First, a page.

Why are there so many things we are told we should do each day? Meditate, exercise, talk to our children, get involved in your children's schoolwork, volunteer in your community, cook things from scratch, comparison shop, slow down, learn a language, keep up your property, read more, keep up on current events, study the politics of your local area, learn about the world, improve your job skills, write a letter, keep a journal, pray, learn to use a computer, turn off your computer, make time for yourself, learn to be less selfish...

I'll squeeze that all in after my normal day.

I enjoy my time on the computer because it is quiet and it demands little of me. It lets me talk and think without having to intrude an anyone else if they don't have the time. It informs me and entertains. It helps me unwind and it inspires me. It is ready to go when I am ready to go. It doesn't get offended if I don't want to talk. Some of that sounds selfish when I type it out. It is all true, though. I've learned so much in front of this digital diversion. I hope to learn more. I've especially learned how fleeting and precious time can be.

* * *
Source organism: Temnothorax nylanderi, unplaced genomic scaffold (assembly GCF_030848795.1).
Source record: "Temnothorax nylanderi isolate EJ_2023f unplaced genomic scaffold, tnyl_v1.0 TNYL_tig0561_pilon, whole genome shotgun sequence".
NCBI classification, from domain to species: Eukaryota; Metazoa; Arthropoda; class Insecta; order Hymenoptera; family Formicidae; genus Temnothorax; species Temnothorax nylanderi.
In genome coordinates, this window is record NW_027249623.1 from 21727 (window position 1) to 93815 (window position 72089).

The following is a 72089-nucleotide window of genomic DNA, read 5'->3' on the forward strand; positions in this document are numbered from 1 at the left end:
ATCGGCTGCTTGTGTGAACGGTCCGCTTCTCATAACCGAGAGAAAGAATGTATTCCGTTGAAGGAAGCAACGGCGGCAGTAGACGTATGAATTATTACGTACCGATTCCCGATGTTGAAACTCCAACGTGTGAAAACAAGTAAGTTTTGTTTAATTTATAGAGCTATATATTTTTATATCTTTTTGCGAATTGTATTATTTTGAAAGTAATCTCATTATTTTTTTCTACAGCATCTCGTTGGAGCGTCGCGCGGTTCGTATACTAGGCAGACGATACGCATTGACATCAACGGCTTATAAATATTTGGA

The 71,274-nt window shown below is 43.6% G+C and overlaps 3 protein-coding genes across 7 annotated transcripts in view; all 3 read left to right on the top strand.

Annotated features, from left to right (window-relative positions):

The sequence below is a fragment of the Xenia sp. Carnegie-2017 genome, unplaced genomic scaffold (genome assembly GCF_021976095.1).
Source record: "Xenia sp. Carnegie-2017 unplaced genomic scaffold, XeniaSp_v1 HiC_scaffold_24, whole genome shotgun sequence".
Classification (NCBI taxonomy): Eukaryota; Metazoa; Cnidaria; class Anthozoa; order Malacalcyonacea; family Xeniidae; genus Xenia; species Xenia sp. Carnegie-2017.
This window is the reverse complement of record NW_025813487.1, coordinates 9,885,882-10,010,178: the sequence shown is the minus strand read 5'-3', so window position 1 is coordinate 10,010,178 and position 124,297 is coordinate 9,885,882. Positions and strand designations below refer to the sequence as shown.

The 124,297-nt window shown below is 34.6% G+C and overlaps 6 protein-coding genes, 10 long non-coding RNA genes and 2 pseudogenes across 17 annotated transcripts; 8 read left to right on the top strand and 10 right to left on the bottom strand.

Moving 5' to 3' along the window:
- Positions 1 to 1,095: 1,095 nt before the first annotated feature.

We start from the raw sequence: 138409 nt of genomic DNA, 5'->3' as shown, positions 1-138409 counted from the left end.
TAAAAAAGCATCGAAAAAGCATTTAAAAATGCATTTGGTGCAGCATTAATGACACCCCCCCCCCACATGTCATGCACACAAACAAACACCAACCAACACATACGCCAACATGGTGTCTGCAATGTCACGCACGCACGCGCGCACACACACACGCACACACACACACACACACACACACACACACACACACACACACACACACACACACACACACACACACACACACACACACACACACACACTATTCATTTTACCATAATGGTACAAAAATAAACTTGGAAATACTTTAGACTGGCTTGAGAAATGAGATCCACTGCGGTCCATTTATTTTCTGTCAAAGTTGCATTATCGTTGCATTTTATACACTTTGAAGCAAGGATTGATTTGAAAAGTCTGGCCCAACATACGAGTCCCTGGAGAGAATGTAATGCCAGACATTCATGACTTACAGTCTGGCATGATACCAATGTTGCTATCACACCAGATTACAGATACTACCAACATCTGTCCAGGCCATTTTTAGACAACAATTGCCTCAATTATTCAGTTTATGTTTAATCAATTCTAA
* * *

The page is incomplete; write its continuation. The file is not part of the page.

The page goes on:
There is so much I want to say. There is so little time to say what I want to say. Perhaps that is a good thing? Yeah, I think so.

6 Comments:

Anonymous Don said...

The posting brought up several good issues so the responses will be crammed into this posting.